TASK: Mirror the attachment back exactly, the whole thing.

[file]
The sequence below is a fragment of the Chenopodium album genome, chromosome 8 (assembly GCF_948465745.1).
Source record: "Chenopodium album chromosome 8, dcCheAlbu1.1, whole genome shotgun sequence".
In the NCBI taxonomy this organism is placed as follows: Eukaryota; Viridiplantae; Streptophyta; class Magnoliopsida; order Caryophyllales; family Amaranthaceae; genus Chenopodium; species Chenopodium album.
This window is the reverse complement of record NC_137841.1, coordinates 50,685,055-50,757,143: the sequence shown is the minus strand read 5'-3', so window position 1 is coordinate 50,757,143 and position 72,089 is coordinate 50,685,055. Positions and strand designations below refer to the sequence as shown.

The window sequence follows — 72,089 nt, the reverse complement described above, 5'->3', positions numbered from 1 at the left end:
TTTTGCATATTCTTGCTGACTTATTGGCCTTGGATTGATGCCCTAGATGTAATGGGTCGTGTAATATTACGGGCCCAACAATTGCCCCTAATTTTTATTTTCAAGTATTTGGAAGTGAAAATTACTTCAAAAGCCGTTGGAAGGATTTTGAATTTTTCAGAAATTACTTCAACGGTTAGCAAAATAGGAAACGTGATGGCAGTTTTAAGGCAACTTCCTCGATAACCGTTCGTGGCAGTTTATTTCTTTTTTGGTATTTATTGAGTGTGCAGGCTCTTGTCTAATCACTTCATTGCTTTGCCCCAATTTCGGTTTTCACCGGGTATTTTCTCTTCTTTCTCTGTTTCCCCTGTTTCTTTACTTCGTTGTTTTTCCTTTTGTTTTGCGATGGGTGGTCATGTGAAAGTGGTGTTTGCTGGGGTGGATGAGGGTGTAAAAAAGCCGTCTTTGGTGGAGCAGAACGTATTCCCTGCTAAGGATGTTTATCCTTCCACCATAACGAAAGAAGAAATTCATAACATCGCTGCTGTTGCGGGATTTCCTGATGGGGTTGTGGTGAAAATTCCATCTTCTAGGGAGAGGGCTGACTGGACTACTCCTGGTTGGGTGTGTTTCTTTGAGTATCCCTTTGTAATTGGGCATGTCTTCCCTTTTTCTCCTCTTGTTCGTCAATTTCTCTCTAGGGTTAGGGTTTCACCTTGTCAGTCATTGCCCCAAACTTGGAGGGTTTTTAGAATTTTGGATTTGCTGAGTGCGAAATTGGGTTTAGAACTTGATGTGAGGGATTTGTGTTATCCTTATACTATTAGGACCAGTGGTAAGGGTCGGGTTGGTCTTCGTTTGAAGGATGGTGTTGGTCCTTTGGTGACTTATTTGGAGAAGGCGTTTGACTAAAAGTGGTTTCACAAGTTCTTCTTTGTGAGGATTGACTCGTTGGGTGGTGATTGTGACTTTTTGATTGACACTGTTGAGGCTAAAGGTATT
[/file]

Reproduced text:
The sequence below is a fragment of the Chenopodium album genome, chromosome 8 (assembly GCF_948465745.1).
Source record: "Chenopodium album chromosome 8, dcCheAlbu1.1, whole genome shotgun sequence".
In the NCBI taxonomy this organism is placed as follows: Eukaryota; Viridiplantae; Streptophyta; class Magnoliopsida; order Caryophyllales; family Amaranthaceae; genus Chenopodium; species Chenopodium album.
This window is the reverse complement of record NC_137841.1, coordinates 50,685,055-50,757,143: the sequence shown is the minus strand read 5'-3', so window position 1 is coordinate 50,757,143 and position 72,089 is coordinate 50,685,055. Positions and strand designations below refer to the sequence as shown.

The window sequence follows — 72,089 nt, the reverse complement described above, 5'->3', positions numbered from 1 at the left end:
TTTTGCATATTCTTGCTGACTTATTGGCCTTGGATTGATGCCCTAGATGTAATGGGTCGTGTAATATTACGGGCCCAACAATTGCCCCTAATTTTTATTTTCAAGTATTTGGAAGTGAAAATTACTTCAAAAGCCGTTGGAAGGATTTTGAATTTTTCAGAAATTACTTCAACGGTTAGCAAAATAGGAAACGTGATGGCAGTTTTAAGGCAACTTCCTCGATAACCGTTCGTGGCAGTTTATTTCTTTTTTGGTATTTATTGAGTGTGCAGGCTCTTGTCTAATCACTTCATTGCTTTGCCCCAATTTCGGTTTTCACCGGGTATTTTCTCTTCTTTCTCTGTTTCCCCTGTTTCTTTACTTCGTTGTTTTTCCTTTTGTTTTGCGATGGGTGGTCATGTGAAAGTGGTGTTTGCTGGGGTGGATGAGGGTGTAAAAAAGCCGTCTTTGGTGGAGCAGAACGTATTCCCTGCTAAGGATGTTTATCCTTCCACCATAACGAAAGAAGAAATTCATAACATCGCTGCTGTTGCGGGATTTCCTGATGGGGTTGTGGTGAAAATTCCATCTTCTAGGGAGAGGGCTGACTGGACTACTCCTGGTTGGGTGTGTTTCTTTGAGTATCCCTTTGTAATTGGGCATGTCTTCCCTTTTTCTCCTCTTGTTCGTCAATTTCTCTCTAGGGTTAGGGTTTCACCTTGTCAGTCATTGCCCCAAACTTGGAGGGTTTTTAGAATTTTGGATTTGCTGAGTGCGAAATTGGGTTTAGAACTTGATGTGAGGGATTTGTGTTATCCTTATACTATTAGGACCAGTGGTAAGGGTCGGGTTGGTCTTCGTTTGAAGGATGGTGTTGGTCCTTTGGTGACTTATTTGGAGAAGGCGTTTGACTAAAAGTGGTTTCACAAGTTCTTCTTTGTGAGGATTGACTCGTTGGGTGGTGATTGTGACTTTTTGATTGACACTGTTGAGGCTAAAGGTATT